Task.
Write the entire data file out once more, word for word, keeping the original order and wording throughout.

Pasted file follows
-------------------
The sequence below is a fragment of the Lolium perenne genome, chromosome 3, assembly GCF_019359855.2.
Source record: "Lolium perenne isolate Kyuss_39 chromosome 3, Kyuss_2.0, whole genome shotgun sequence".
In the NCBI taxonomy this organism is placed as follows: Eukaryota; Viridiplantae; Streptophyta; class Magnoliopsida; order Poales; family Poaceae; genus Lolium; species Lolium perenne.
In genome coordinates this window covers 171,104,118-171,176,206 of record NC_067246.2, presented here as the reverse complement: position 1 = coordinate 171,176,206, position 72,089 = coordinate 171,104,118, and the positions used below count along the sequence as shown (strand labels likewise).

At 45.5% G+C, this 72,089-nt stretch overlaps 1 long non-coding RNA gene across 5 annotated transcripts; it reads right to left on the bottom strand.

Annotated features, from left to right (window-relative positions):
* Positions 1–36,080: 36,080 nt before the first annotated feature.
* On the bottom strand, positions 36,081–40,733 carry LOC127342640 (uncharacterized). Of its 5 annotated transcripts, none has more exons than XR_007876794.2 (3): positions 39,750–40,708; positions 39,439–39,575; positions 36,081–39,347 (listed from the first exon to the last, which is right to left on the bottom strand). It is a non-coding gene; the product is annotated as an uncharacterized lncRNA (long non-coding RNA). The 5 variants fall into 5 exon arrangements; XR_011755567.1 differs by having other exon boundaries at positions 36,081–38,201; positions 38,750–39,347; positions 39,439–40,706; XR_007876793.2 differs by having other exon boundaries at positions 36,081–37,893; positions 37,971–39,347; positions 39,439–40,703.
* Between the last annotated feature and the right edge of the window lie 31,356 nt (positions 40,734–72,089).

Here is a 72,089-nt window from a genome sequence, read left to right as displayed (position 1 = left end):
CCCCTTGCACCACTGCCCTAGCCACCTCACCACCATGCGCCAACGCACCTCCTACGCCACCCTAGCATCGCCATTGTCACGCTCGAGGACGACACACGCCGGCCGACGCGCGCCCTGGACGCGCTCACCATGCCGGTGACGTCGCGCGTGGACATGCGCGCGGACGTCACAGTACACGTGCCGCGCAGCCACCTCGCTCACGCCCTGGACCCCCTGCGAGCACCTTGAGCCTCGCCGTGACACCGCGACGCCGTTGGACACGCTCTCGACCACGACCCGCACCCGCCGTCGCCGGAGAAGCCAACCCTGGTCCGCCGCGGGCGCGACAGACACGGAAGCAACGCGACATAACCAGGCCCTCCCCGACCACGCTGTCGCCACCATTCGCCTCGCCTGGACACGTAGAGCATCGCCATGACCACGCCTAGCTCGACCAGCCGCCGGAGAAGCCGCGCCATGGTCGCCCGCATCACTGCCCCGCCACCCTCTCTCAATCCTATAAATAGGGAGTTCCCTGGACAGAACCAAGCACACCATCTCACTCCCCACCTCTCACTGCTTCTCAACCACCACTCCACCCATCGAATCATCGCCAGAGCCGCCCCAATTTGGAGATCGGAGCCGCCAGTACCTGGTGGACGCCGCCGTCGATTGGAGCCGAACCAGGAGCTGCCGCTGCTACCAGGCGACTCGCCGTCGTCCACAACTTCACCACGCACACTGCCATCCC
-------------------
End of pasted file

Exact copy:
The sequence below is a fragment of the Lolium perenne genome, chromosome 3, assembly GCF_019359855.2.
Source record: "Lolium perenne isolate Kyuss_39 chromosome 3, Kyuss_2.0, whole genome shotgun sequence".
In the NCBI taxonomy this organism is placed as follows: Eukaryota; Viridiplantae; Streptophyta; class Magnoliopsida; order Poales; family Poaceae; genus Lolium; species Lolium perenne.
In genome coordinates this window covers 171,104,118-171,176,206 of record NC_067246.2, presented here as the reverse complement: position 1 = coordinate 171,176,206, position 72,089 = coordinate 171,104,118, and the positions used below count along the sequence as shown (strand labels likewise).

At 45.5% G+C, this 72,089-nt stretch overlaps 1 long non-coding RNA gene across 5 annotated transcripts; it reads right to left on the bottom strand.

Annotated features, from left to right (window-relative positions):
* Positions 1–36,080: 36,080 nt before the first annotated feature.
* On the bottom strand, positions 36,081–40,733 carry LOC127342640 (uncharacterized). Of its 5 annotated transcripts, none has more exons than XR_007876794.2 (3): positions 39,750–40,708; positions 39,439–39,575; positions 36,081–39,347 (listed from the first exon to the last, which is right to left on the bottom strand). It is a non-coding gene; the product is annotated as an uncharacterized lncRNA (long non-coding RNA). The 5 variants fall into 5 exon arrangements; XR_011755567.1 differs by having other exon boundaries at positions 36,081–38,201; positions 38,750–39,347; positions 39,439–40,706; XR_007876793.2 differs by having other exon boundaries at positions 36,081–37,893; positions 37,971–39,347; positions 39,439–40,703.
* Between the last annotated feature and the right edge of the window lie 31,356 nt (positions 40,734–72,089).

Here is a 72,089-nt window from a genome sequence, read left to right as displayed (position 1 = left end):
CCCCTTGCACCACTGCCCTAGCCACCTCACCACCATGCGCCAACGCACCTCCTACGCCACCCTAGCATCGCCATTGTCACGCTCGAGGACGACACACGCCGGCCGACGCGCGCCCTGGACGCGCTCACCATGCCGGTGACGTCGCGCGTGGACATGCGCGCGGACGTCACAGTACACGTGCCGCGCAGCCACCTCGCTCACGCCCTGGACCCCCTGCGAGCACCTTGAGCCTCGCCGTGACACCGCGACGCCGTTGGACACGCTCTCGACCACGACCCGCACCCGCCGTCGCCGGAGAAGCCAACCCTGGTCCGCCGCGGGCGCGACAGACACGGAAGCAACGCGACATAACCAGGCCCTCCCCGACCACGCTGTCGCCACCATTCGCCTCGCCTGGACACGTAGAGCATCGCCATGACCACGCCTAGCTCGACCAGCCGCCGGAGAAGCCGCGCCATGGTCGCCCGCATCACTGCCCCGCCACCCTCTCTCAATCCTATAAATAGGGAGTTCCCTGGACAGAACCAAGCACACCATCTCACTCCCCACCTCTCACTGCTTCTCAACCACCACTCCACCCATCGAATCATCGCCAGAGCCGCCCCAATTTGGAGATCGGAGCCGCCAGTACCTGGTGGACGCCGCCGTCGATTGGAGCCGAACCAGGAGCTGCCGCTGCTACCAGGCGACTCGCCGTCGTCCACAACTTCACCACGCACACTGCCATCCC